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Presenters at the Cardiovascular Outcome Trials (CVOT) in Type 2 Diabetes Mellitus: Controversies to Consensus session at the 2016 American Heart Association (AHA) Scientific Sessions in New Orleans expect recent CVOT data to lead to increased use of sodium-glucose cotransporter-2 (SGLT-2) inhibitors, despite uncertainty surrounding the mechanism of the drugs’ observed cardiovascular (CV) benefit. Dr George Bakris and Dr Sundar Mudaliar, who presented data on Jardiance’s (empagliflozin; Boehringer Ingelheim/Eli Lilly) EMPA-REG OUTCOME CVOT, were clearly impressed with the results of the SGLT-2 inhibitor’s trial, in which Jardiance demonstrated a 38% reduction in the risk of CV death. Both presenters agreed that use of SGLT-2 inhibitors would dramatically increase as a result of this observed CV benefit, and they anticipate that the drug class will be used both more often and earlier in the treatment of type 2 diabetes.


However, the mechanism by which Jardiance produces this CV benefit has not yet been determined. During the session, Dr Bakris and Dr Mudaliar debated two possible mechanisms of action by which SGLT-2 inhibitors could reduce the risk of CV events in diabetes patients: beneficial changes in myocardial function versus improved myocardial and renal fuel energetics and efficiency. Both of these proposed mechanisms would primarily drive a reduction in heart failure, which matches the CV benefit observed in the EMPA-REG OUTCOME trial.


Dr Bakris postulated that the reduction in heart failure observed in patients receiving Jardiance was most likely a result of the reduction in weight, blood pressure, and sodium levels in these patients, which eased stress on the heart and could improve myocardial function. He argued that the moderate reduction in blood pressure (weighted mean difference of -4.0/1.6 mmHg) was actually a significant reduction given that these patients were already receiving blood pressure-lowering agents. Dr Mudaliar, on the other hand, hypothesized that the reduction in CV events in this patient group was most likely due to improvements in myocardial and renal fuel energetics and efficiency. Some studies have shown that the hearts of diabetic patients have increased fat oxidation and decreased glucose oxidation, which results in fewer molecules of adenosine triphosphate, or ATP, generated per atom of oxygen (phosphate/oxygen ratio [P/O ratio]) and potentially increases myocardial hypoxia. Dr Mudaliar hypothesized that treatment with SGLT-2 inhibitors reduces fat oxidation while increasing B-hydroxybutyrate and ketone oxidation (which have similar P/O ratios to glucose). This would decrease the incidence and progression of heart failure by increasing cardiac work efficiency.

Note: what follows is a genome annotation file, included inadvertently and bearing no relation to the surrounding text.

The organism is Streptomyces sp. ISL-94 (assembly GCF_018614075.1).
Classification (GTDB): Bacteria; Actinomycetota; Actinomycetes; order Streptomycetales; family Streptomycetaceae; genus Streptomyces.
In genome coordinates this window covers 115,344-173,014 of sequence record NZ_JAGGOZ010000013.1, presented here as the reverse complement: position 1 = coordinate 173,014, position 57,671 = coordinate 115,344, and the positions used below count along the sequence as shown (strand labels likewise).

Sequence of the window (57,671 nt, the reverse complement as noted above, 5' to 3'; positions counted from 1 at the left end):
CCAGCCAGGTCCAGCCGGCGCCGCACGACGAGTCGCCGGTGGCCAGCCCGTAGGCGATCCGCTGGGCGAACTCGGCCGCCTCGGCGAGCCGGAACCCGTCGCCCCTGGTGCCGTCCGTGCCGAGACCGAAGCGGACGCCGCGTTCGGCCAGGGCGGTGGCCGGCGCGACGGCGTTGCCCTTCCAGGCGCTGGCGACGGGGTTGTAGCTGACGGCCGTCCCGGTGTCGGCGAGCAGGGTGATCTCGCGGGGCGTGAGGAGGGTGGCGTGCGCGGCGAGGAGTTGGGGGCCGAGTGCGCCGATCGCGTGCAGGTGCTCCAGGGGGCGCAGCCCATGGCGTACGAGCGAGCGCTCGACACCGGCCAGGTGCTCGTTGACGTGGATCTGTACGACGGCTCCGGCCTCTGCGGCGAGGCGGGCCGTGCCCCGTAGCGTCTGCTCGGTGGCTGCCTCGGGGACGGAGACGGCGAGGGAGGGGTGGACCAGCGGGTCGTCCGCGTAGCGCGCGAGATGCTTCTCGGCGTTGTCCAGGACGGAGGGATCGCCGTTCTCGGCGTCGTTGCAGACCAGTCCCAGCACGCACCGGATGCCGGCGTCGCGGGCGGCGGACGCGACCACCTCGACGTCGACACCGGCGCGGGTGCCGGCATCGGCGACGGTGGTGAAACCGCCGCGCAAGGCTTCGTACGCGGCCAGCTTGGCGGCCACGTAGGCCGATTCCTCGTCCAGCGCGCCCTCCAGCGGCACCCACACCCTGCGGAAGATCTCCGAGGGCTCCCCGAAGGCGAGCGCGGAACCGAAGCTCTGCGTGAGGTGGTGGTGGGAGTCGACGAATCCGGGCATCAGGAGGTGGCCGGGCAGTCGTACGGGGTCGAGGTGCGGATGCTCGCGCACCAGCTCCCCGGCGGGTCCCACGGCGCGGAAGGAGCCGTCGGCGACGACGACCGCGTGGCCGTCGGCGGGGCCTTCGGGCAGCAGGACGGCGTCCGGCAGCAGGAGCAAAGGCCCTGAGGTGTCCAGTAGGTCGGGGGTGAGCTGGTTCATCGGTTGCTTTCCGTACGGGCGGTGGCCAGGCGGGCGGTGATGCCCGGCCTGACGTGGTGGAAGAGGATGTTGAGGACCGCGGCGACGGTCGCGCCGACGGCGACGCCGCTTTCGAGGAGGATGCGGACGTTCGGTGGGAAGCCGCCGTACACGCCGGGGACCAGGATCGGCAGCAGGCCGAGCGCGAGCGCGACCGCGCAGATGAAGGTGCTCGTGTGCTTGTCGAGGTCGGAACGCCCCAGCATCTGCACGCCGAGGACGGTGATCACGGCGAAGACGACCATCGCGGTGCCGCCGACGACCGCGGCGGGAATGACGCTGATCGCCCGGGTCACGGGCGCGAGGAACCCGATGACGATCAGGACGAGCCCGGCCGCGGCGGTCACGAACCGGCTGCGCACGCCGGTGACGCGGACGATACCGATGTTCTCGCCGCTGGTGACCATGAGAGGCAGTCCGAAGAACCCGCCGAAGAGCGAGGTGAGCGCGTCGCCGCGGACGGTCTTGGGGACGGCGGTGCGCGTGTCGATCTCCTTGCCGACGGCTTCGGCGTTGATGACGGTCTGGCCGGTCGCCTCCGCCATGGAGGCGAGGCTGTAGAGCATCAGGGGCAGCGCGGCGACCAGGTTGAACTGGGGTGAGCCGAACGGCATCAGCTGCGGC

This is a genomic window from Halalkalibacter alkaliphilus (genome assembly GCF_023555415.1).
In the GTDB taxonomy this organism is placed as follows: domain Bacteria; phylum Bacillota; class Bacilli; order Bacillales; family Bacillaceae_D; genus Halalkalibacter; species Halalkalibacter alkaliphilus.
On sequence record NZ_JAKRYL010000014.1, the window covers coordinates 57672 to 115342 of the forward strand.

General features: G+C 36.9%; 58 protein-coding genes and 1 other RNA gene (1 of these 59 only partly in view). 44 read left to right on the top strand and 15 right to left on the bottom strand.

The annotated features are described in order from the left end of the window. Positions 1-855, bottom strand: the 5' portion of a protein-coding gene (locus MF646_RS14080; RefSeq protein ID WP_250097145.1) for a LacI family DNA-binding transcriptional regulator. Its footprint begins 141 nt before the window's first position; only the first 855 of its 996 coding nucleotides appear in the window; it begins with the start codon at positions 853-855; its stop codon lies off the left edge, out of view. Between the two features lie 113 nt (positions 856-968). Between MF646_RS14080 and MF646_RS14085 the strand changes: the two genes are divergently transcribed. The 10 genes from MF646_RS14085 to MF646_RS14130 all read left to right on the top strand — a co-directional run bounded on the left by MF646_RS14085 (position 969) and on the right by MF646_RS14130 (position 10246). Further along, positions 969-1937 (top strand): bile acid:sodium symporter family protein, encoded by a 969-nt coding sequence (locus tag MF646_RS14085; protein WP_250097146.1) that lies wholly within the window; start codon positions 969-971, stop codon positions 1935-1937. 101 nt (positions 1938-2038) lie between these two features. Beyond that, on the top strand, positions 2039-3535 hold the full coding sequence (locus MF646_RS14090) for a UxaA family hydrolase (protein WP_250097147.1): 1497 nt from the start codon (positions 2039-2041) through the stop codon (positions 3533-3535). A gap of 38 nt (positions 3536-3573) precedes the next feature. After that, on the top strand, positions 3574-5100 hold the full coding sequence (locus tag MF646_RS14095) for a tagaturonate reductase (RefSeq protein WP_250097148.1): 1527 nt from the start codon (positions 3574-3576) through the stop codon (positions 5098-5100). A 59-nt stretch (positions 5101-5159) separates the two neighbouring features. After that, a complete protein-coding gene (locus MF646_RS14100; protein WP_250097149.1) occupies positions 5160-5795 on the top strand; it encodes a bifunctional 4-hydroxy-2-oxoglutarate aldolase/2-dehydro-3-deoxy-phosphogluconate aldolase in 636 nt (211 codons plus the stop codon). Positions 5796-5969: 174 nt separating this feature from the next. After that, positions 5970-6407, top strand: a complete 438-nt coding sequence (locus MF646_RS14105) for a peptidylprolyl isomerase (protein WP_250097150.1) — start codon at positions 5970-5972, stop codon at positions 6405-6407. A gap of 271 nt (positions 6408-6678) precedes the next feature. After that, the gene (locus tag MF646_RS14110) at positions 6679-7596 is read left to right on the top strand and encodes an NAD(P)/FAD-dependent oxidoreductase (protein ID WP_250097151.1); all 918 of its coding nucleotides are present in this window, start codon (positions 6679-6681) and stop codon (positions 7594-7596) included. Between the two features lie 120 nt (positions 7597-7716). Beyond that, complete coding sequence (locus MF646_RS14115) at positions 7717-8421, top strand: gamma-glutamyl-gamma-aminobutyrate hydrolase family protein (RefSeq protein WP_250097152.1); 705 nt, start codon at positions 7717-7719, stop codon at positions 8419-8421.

Regardless of the exact mechanism of action, the results of the EMPA-REG OUTCOME trial will certainly boost the profile of the SGLT-2 inhibitors within the cardiology community. Physicians attending the AHA Scientific Sessions expressed similar sentiments to Dr Bakris and Dr Mudaliar with regard to the drug class, and several cardiologists expect to take a more active role in diabetes management by recommending use of SGLT-2 inhibitors to primary care physicians and endocrinologists who are managing diabetes treatment. These cardiologists believe it will be important to coordinate CV and diabetes management, as physicians gain a greater understanding of the connection between the two conditions.

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